EUDORA, Kan. — A concerned neighbor helped rescue two people from a Eudora mobile home fire Tuesday morning.
Just after 8 a.m. Tuesday, fire crews were called to the area of E. 10th and Ash streets at for a report of a fire at the Grandview Mobile Home Park.
Eudora Police Chief Wes Lovett said a neighbor saw the fire before the people living there knew that anything was going on, and he helped rescue two people inside.
The two victims, a man and a woman, were taken to a local hospital with non-life threatening injuries.
The charred-out mobile home is considered a complete loss with major structural damage, firefighters said.
The cause of the fire is currently unknown. The Eudora Fire Department is still investigating.
“Because in these trailer/mobile home parks, typically exposures are the issue. Trailers are so close together,” Eudora Fire Chief Mindy Andrasevits said.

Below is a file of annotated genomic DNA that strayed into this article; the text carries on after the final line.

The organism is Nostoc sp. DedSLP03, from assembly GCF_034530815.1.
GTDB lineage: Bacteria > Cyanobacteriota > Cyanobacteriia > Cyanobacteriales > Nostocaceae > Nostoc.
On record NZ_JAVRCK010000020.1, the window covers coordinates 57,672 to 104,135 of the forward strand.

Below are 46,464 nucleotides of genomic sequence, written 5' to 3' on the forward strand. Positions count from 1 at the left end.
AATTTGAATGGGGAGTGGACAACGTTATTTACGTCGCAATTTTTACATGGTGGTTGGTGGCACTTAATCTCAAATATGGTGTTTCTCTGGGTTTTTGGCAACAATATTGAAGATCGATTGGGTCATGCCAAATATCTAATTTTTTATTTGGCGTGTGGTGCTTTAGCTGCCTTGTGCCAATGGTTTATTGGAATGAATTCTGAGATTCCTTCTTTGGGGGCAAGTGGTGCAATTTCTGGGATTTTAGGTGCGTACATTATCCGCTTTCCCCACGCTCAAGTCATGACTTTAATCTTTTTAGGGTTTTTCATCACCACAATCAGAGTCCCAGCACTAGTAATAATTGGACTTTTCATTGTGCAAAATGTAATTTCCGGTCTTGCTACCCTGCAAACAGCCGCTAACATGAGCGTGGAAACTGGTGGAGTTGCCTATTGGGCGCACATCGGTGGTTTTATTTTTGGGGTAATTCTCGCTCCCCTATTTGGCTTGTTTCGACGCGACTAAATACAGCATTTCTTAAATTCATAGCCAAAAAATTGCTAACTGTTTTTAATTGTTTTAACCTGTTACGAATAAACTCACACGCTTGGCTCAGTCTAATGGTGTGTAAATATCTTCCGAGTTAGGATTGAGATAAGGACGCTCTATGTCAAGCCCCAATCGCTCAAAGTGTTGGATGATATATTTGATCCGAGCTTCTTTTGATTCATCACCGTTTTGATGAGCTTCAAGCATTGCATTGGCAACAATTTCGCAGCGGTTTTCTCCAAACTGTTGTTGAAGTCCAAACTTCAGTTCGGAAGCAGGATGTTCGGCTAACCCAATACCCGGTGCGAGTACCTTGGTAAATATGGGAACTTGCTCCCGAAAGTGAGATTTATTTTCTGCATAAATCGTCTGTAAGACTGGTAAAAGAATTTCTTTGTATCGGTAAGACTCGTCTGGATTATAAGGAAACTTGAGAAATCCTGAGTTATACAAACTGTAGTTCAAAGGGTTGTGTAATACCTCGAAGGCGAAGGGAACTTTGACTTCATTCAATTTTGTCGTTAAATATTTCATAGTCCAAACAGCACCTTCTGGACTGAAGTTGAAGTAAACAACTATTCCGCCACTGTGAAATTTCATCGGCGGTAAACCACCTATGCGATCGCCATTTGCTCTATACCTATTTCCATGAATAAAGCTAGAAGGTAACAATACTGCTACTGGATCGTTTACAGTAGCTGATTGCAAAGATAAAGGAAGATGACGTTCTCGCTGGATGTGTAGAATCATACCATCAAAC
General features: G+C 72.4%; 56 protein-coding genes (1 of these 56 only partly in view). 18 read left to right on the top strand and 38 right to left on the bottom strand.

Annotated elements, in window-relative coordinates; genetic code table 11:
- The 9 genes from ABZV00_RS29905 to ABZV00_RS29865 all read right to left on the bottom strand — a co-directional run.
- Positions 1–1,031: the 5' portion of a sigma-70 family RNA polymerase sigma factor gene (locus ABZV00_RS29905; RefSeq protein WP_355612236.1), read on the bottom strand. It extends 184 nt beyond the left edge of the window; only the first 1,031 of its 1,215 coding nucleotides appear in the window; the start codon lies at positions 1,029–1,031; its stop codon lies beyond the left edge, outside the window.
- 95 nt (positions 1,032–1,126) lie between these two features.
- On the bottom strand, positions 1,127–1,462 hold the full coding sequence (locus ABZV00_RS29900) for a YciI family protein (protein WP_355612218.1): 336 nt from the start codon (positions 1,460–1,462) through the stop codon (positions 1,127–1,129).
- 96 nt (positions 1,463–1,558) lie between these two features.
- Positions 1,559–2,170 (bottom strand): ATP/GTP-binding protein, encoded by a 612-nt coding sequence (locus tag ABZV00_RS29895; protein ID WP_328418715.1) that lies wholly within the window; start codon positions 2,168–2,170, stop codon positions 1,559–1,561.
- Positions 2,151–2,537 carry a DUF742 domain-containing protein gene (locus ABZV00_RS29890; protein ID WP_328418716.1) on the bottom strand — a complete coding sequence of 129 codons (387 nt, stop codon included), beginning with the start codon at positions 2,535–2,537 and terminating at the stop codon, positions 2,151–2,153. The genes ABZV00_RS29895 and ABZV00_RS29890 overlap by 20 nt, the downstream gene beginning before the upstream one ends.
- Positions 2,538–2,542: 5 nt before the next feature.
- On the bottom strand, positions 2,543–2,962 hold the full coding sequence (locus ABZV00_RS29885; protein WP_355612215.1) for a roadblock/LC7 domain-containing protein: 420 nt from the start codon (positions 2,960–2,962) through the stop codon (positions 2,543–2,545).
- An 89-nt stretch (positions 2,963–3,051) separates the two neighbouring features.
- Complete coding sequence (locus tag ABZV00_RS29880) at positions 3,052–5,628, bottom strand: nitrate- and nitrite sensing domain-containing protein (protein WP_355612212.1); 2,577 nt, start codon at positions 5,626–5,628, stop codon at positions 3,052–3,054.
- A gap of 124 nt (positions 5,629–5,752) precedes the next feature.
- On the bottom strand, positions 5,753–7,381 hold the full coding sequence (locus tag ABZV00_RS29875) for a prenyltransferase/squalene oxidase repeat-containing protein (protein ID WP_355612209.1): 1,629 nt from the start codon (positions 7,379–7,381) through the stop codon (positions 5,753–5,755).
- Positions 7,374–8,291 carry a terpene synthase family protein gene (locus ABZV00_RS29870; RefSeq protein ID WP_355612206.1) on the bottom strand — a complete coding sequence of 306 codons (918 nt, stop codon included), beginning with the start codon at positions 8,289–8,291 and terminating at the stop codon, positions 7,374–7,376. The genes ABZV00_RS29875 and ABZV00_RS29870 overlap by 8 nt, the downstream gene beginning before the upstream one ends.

Neighbors told FOX4 they feel lucky that crews stopped the fire from spreading to surrounding buildings.
“I saw bunches and bunches of smoke, and then you could see flames coming up on the top of the roof there,” neighbor Coni Bass said.
Bass said it was a moment of deja vu. She lost everything in an apartment fire in 1997.
“The guy next door had a cigarette, and he caught his mattress on fire — so the whole building went up, and we had to move out,” Bass said of the fire over 20 years ago. “We were upstairs, had to move everything out and grab what we could and run to the neighborhood next door. It was crazy.”
In Tuesday’s fire, Andrasevits said the man and woman at the mobile home had working smoke alarms. The fire chief said she installed them just a couple months ago.
“We make rounds through this mobile home park regularly to make sure everybody has working smoke alarms because typically when something goes up in this neighborhood, several trailers normally go,” she said.
Andrasevits said people have about half the time getting out of a burning mobile home compared to a standard wooden structure. One contributing factor is that plastic in the mobile homes burns hotter when compared to structures with less plastic.